Vineyards shape important economic, cultural, and ecological systems in many temperate biomes. Like other agricultural systems, they can be multifunctional landscapes that not only produce grapes, but also for example serve as wildlife habitat, sequester carbon, and are places of rich traditions.
VinEcology is the integration of ecological and viticultural principles and practices; it contextualises sustainable land management within a specific agricultural sector and serves as an entry point to biodiversity conservation in an economically and biologically important biome.
The working landscape of a ecologically sustainable vineyard with a mosaic of agriculture, primary forest, and shrublands, riparian areas and wetlands, and modified buffer lands. Vinecology is practiced across the landscape and at multiple scales, such as between vine rows (see inset). Labels (H, W, S) are indexed in Table 1 >
Sustainability refers to a range of practices that are not only ecologically sound, but also economically viable and socially responsible.
Sustainable winegrowers may have large organic or biodynamic viticultural practices but have flexibility to choose what works best for their individual vineyards; they may also focus on energy and water conservation, use of renewable resources and other issues. Some third-party wine production agencies offer sustainability certifications, and many regional industry associations are working on developing clearer standards.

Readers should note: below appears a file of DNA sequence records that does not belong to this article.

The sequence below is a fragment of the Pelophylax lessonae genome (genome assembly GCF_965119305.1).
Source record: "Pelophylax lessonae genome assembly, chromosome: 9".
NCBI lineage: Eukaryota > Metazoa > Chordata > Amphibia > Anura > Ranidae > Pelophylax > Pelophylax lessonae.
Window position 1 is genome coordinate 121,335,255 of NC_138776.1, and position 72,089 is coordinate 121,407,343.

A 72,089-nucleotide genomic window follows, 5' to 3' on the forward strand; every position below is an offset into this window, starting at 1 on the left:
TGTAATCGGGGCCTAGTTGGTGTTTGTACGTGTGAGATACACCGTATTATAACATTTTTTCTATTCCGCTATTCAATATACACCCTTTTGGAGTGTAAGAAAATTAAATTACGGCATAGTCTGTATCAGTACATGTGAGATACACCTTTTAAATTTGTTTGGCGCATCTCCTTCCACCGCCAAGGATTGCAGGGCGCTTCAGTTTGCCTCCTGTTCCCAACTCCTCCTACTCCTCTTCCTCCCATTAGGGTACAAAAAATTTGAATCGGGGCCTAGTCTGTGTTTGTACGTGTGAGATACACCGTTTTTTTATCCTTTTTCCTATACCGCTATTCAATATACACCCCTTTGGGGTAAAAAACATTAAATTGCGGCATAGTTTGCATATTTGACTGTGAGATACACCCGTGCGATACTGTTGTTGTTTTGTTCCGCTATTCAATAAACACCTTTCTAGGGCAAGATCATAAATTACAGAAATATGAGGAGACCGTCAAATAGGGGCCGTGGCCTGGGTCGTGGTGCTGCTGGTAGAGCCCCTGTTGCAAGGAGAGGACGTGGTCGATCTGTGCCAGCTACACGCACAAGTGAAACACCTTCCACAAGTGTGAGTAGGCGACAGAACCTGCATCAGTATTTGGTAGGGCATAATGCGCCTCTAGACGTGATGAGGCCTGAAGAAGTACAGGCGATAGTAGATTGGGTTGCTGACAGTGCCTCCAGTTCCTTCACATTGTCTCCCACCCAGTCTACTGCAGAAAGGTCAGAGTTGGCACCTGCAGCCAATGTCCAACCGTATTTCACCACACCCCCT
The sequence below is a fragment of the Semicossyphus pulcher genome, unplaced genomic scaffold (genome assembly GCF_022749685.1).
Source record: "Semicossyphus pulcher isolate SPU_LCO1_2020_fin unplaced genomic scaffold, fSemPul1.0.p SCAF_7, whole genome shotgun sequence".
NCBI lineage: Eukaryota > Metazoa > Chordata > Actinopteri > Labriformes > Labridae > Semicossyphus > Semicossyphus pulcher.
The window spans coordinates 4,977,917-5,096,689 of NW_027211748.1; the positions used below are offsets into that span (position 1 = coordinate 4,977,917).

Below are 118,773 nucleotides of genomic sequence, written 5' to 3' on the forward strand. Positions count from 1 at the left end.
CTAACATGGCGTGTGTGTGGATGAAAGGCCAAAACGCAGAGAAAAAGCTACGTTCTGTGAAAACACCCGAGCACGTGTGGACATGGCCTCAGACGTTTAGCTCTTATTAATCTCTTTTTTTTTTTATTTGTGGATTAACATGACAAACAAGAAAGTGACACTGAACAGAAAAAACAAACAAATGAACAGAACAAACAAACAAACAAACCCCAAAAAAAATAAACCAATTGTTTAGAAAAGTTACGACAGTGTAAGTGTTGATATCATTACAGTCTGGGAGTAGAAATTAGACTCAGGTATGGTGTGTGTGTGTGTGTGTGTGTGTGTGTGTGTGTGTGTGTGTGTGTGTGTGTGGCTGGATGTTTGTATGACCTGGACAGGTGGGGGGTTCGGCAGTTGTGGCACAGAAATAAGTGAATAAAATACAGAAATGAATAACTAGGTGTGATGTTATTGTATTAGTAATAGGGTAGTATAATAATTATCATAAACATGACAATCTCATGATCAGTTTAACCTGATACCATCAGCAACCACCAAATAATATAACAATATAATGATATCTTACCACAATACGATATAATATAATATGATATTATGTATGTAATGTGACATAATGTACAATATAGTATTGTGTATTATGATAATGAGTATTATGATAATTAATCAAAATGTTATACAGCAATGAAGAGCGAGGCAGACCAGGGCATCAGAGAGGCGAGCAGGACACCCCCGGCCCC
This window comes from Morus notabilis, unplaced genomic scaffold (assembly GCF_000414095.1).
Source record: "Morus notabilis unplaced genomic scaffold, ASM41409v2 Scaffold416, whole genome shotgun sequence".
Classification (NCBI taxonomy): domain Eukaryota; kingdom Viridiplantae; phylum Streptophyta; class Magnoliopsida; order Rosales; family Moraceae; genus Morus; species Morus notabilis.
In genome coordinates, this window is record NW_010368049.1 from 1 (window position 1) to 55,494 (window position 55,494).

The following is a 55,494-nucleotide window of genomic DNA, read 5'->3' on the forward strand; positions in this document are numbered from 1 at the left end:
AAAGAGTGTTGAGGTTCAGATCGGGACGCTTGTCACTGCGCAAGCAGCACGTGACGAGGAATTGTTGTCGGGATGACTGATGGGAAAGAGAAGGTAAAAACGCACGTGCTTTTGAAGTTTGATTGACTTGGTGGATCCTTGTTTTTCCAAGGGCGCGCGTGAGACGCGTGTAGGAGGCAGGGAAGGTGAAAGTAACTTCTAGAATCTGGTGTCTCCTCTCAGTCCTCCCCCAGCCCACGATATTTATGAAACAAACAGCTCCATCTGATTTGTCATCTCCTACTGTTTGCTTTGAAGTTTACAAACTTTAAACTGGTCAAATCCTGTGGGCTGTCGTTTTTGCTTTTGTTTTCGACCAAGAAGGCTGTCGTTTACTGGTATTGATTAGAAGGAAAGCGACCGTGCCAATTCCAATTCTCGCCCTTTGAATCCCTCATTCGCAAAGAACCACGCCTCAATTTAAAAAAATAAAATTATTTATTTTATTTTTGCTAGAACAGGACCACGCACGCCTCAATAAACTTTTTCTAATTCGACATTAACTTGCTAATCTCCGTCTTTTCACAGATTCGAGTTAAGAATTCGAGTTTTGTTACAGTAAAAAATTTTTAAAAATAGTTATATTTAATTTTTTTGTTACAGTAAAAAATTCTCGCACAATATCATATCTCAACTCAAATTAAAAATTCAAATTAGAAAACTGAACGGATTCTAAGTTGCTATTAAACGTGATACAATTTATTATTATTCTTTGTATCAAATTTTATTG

…a near perfect example of wildlife habitat enhancement, renewable production and sustainable land use, and the simple fact is, cork makes wine taste better.
"It’s indisputable that wine drinkers prefer natural cork. Some know the science - oxygen ingress, non-permeability, fault rates less than 1%. Some understand the environmental benefits - CO2 sequestration, 100% sustainable and renewable. Others just like the pop.”1
All around the Mediterranean, cork forests grow naturally and are native to the land where cork is harvested. They do not supplant other best uses of the land, they are the best use, perfectly adapted to the soil, the water, the geography. They both benefit from and shape the environment where they have grown for thousands of years. They are a valuable resource that provides food and habitat for indigenous mammals and birds (Iberian Imperial Eagle, Barbary Deer, Iberian Lynx…), cover for other flora and protection against erosion.
Cork harvesting is an environmentally friendly process during which not a single tree is cut down, and the cork industry is a near perfect example of renewable production. As the WWF says, "Choose Cork!"
We believe that the ‘integration of ecological and viticultural principles and practices’ can produce better solutions for wine production and nature conservation, where the goal is a diverse landscape that yields sustainable economic benefits, species and habitat protection, and long-term provision of a full range of ecosystems.
Whenever possible, Sybarite Cellars will buy and sell ‘sensual pleasuring’ wines that are produced ‘naturally’ or from ‘organic’ and/or ‘biodynamic’ vintners or wine producers - and together with many vinecologists, we would argue, that ecologically sound practices simply produce a better glass of wine.
1 100% Cork (2014) http://100percentcork.org/why-cork/ 100% Cork, viewed 21 May 2018, <http://100percentcork.org/why-cork/>.
Figure 1 (Table 1)